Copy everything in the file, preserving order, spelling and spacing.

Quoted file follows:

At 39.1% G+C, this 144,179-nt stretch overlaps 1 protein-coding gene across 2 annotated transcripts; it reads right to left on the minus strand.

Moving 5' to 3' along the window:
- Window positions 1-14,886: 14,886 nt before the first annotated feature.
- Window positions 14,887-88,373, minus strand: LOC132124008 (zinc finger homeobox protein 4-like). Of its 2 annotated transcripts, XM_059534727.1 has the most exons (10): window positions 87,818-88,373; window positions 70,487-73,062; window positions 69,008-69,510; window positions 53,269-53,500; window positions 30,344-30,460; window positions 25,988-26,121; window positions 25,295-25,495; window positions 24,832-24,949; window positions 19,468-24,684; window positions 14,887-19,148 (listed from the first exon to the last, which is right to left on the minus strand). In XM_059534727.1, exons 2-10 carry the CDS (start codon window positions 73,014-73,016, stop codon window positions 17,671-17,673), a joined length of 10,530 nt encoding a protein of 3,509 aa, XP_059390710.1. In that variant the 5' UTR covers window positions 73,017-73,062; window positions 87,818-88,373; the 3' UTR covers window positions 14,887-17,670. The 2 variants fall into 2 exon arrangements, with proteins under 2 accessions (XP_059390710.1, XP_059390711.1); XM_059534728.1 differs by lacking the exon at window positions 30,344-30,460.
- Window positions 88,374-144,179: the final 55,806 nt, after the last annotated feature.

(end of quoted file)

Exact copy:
At 39.1% G+C, this 144,179-nt stretch overlaps 1 protein-coding gene across 2 annotated transcripts; it reads right to left on the minus strand.

Moving 5' to 3' along the window:
- Window positions 1-14,886: 14,886 nt before the first annotated feature.
- Window positions 14,887-88,373, minus strand: LOC132124008 (zinc finger homeobox protein 4-like). Of its 2 annotated transcripts, XM_059534727.1 has the most exons (10): window positions 87,818-88,373; window positions 70,487-73,062; window positions 69,008-69,510; window positions 53,269-53,500; window positions 30,344-30,460; window positions 25,988-26,121; window positions 25,295-25,495; window positions 24,832-24,949; window positions 19,468-24,684; window positions 14,887-19,148 (listed from the first exon to the last, which is right to left on the minus strand). In XM_059534727.1, exons 2-10 carry the CDS (start codon window positions 73,014-73,016, stop codon window positions 17,671-17,673), a joined length of 10,530 nt encoding a protein of 3,509 aa, XP_059390710.1. In that variant the 5' UTR covers window positions 73,017-73,062; window positions 87,818-88,373; the 3' UTR covers window positions 14,887-17,670. The 2 variants fall into 2 exon arrangements, with proteins under 2 accessions (XP_059390710.1, XP_059390711.1); XM_059534728.1 differs by lacking the exon at window positions 30,344-30,460.
- Window positions 88,374-144,179: the final 55,806 nt, after the last annotated feature.